Palestinian operatives confirmed Thursday that many advanced weapons have been smuggled into the Gaza Strip over the past few weeks and even more so since the border between Gaza and Egyptian Rafah has been breached.
Among the weapons which have made their way into Gaza are RPG, anti-tank and Katyusha rockets.
According to the source, the organization has been able to obtain RPG rockets, as opposed to the self-made and pseudo-RPG rockets used in the Strip.
The source refused to say whether or not long-range missile have found their way into Gaza; opting instead to say that regardless of the events in the Rafah Crossing "the Palestinians are constantly trying to increase rocket range, and many (long-range rockets) have already landed in Israel, even if the enemy doesn't publish it."
Shin Bet Chief Yuval Diskin warned the cabinet Sunday of "advanced weapons, including long-range missiles, anti-tank, anti-aircraft missiles and other materials which are usually hard to get into the Strip, have found their way into Gaza as a result of the breached border."
Palestinian sources reported Thursday morning that a schoolteacher was killed and three students wounded, when an IAF missile hit a school in the northern Gaza Strip town of Beit Hanoun. The IDF said the fire was aimed at a Qassam cell operating in the area.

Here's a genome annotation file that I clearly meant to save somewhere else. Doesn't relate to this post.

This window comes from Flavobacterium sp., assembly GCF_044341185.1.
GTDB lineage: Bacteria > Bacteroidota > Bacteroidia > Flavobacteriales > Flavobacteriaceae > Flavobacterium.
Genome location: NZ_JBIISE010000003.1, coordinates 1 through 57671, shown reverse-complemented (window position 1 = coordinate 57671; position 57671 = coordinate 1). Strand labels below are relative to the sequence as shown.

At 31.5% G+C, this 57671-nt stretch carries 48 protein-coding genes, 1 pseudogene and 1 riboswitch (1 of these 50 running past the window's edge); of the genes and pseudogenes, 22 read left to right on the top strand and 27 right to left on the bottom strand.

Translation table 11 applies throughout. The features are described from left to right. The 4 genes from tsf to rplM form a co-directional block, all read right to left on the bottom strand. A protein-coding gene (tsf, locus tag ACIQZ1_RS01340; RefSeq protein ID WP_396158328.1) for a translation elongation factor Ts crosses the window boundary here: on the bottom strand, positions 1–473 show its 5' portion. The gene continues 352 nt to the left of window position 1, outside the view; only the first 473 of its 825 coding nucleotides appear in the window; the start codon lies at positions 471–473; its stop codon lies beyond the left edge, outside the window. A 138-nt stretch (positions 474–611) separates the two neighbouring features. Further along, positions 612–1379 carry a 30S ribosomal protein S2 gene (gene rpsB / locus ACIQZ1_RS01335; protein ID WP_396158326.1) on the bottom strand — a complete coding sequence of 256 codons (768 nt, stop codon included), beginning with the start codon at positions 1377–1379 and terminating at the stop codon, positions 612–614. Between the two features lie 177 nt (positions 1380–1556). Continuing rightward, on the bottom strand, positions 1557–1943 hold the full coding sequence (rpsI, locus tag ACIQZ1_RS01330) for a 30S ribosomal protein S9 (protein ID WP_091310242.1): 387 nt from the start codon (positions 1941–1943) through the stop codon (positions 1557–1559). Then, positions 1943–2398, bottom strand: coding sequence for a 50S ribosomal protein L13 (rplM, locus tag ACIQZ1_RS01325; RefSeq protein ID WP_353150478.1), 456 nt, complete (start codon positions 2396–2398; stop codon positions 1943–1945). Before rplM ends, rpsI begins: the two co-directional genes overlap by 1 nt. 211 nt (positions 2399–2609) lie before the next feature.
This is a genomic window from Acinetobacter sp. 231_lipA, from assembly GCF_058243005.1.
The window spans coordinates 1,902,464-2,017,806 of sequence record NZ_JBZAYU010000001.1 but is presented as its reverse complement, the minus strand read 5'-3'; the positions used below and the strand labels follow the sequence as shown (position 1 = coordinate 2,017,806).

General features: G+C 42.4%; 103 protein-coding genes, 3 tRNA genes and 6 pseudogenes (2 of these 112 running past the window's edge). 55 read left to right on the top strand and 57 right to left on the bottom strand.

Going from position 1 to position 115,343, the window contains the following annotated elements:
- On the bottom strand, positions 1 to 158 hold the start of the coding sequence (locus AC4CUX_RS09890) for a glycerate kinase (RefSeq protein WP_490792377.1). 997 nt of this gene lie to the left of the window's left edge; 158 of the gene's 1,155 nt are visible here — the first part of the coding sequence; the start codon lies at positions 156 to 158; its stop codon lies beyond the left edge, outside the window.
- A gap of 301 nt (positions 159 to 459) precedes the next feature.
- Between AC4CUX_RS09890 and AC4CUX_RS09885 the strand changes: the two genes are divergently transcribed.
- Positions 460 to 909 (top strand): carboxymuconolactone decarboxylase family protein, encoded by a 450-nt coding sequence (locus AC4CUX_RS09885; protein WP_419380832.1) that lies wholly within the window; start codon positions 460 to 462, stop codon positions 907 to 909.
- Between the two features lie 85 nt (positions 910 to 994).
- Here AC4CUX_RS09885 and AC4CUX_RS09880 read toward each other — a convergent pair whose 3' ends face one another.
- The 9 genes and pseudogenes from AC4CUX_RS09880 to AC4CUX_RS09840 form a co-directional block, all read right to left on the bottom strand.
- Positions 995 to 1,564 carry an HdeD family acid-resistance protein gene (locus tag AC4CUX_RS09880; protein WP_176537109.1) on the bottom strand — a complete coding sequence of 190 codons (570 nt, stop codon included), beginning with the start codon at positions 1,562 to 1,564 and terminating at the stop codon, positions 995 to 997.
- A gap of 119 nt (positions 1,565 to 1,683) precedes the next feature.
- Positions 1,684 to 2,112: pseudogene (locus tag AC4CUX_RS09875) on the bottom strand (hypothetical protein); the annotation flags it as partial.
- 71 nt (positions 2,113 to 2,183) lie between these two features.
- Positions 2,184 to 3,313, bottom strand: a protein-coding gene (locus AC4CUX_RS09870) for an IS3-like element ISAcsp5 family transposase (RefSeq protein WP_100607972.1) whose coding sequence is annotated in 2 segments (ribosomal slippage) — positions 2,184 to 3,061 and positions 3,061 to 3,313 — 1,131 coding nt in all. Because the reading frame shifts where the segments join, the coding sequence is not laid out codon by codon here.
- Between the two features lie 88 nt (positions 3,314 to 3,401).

Earlier, six Hamas and one Islamic Jihad operatives were killed in a combined IAF, Golani and armor forces operation in Gaza, responding to a heavy Qassam salvo which hit the western Negev on Wednesday and Thursday morning.
The cost of bombing
According to Hamas media, the bombing of a Dimona shopping center Monday cost Izz al-Din al-Qassam Brigades just NIS 50 (about $14) – the fare for the two suicide bombers from Hebron to Dimona.
Mohammad Herbawi and Shadi Zghayer, reported Hamas, were able to cross Israeli defenses and carry out their mission despite its complexity.
An operative in another organization, however, told Ynet it was likely the bombing was more expensive to carry out: "A standard 8lbs-10lbs explosive belt costs about NIS 1,000 ($270), and they used two… and anyone knowingly driving suicide bombers would charge up to NIS 5,000 ($1,300).
"Hamas is probably trying to minimize the cost in their reports to glorify the attack; but it was a complex, important operation, which most of all says Hamas is resuming its suicide attacks… this changes the picture altogether," warned the operative. "If Hamas lives up to its word, we'll see the return of the height of the intifada."